A lot of horror remakes and reboots do this too, but I’ve already kicked enough sacred cows, so I won’t name names.

  4. I’ve never cared much for Halloween either.
    I liked the Fog better.
    Honestly I also like Halloween 3 better.

    But I respect its significance.

    Some people say its one of the first movies along with TCM to introduce the Female horror survivor before Alien and that would go on to become an imitated cliche a thousands times after those 3.

    That doesn’t make the movie more interesting or effective to watch for me personally, but is another of the innovations JC had a hand it.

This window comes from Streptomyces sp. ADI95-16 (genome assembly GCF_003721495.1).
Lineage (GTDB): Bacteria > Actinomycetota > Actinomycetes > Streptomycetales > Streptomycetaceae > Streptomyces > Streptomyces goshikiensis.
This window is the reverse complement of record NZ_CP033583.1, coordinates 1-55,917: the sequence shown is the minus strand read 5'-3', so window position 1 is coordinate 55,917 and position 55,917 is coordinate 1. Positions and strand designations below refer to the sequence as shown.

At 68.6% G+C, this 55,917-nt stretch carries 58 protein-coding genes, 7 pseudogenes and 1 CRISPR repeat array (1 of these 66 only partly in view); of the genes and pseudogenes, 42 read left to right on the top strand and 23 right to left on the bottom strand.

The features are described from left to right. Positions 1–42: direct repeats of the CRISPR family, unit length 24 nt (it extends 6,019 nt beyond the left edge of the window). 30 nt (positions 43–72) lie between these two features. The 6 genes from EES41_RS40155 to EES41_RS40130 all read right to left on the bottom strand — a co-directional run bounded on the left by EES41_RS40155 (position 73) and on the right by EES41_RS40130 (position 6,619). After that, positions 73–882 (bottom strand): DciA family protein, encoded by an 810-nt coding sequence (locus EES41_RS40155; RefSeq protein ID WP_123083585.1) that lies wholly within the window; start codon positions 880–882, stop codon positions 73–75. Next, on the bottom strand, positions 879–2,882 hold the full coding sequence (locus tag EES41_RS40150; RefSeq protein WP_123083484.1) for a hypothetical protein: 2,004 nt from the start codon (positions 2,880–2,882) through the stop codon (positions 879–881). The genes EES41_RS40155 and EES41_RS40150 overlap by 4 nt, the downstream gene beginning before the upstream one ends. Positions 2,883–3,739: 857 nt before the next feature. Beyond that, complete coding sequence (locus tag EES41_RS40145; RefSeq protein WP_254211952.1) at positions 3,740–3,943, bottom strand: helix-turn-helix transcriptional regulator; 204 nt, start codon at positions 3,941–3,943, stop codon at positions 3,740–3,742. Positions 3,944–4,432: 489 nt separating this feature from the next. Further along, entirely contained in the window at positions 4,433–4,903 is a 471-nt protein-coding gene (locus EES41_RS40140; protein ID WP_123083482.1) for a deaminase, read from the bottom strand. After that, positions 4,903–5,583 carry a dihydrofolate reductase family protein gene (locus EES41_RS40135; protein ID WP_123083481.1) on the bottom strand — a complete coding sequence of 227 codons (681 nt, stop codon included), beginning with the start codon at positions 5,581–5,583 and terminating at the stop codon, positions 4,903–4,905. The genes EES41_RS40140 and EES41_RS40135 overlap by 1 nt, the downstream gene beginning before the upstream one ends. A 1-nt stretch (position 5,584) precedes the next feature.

5. I was living with a girlfriend and we were piss-broke at the time and I was between jobs, so my introduction to classic slasher horror cinema of the 80’s (I have always been more of a sci-fi and satanic imagery buff) came for me when I was about 28. I went to the library and just started renting every single film I could of the Friday The 13th series, Elm St. series and a few others that I can’t remember. Halloween was the only one of the ‘slasher classics’ that didn’t make me want to throw my shoe at the screen out of utter stupidity. I was so upset that 80’s audiences were REALLY THAT easy to upset. THIS was what all the uproar was about? My parent’s forbade me from watching THIS? Halloween, however, had actual impact on me, whereas most of the others I just saw for what they were, cheesecake and fake blood (which is fine in it’s own right) I though it was genuinely atmospheric and tense, whereas most of the others just weren’t. Wes’s beloved Texas Chainsaw Massacre, while fun, contained ABSOLUTELY ZERO BLOOD and I just couldn’t get over that. How is the screen not dripping after he disembowels a guy in a wheelchair? It’s a fave, as is The Hills Have Eyes (which I discovered at that time as well) but I couldn’t get over the flaws (watching it all for the first time in 2004 or whatever didn’t help either) Halloween just has SOMETHING that gave it more oomph than the other slasher classics I had watched from the late 70’s/early 80’s. I like III the better than the first two because my complaints are about the same concerning Michael Myers motive, which just wasn’t there aside from stone cold psychopathy, but still, the original HALLOWEEN delivers to a first time viewer that is just getting into the genre, much like had I been 12 in 1978 (rather than 18 months old)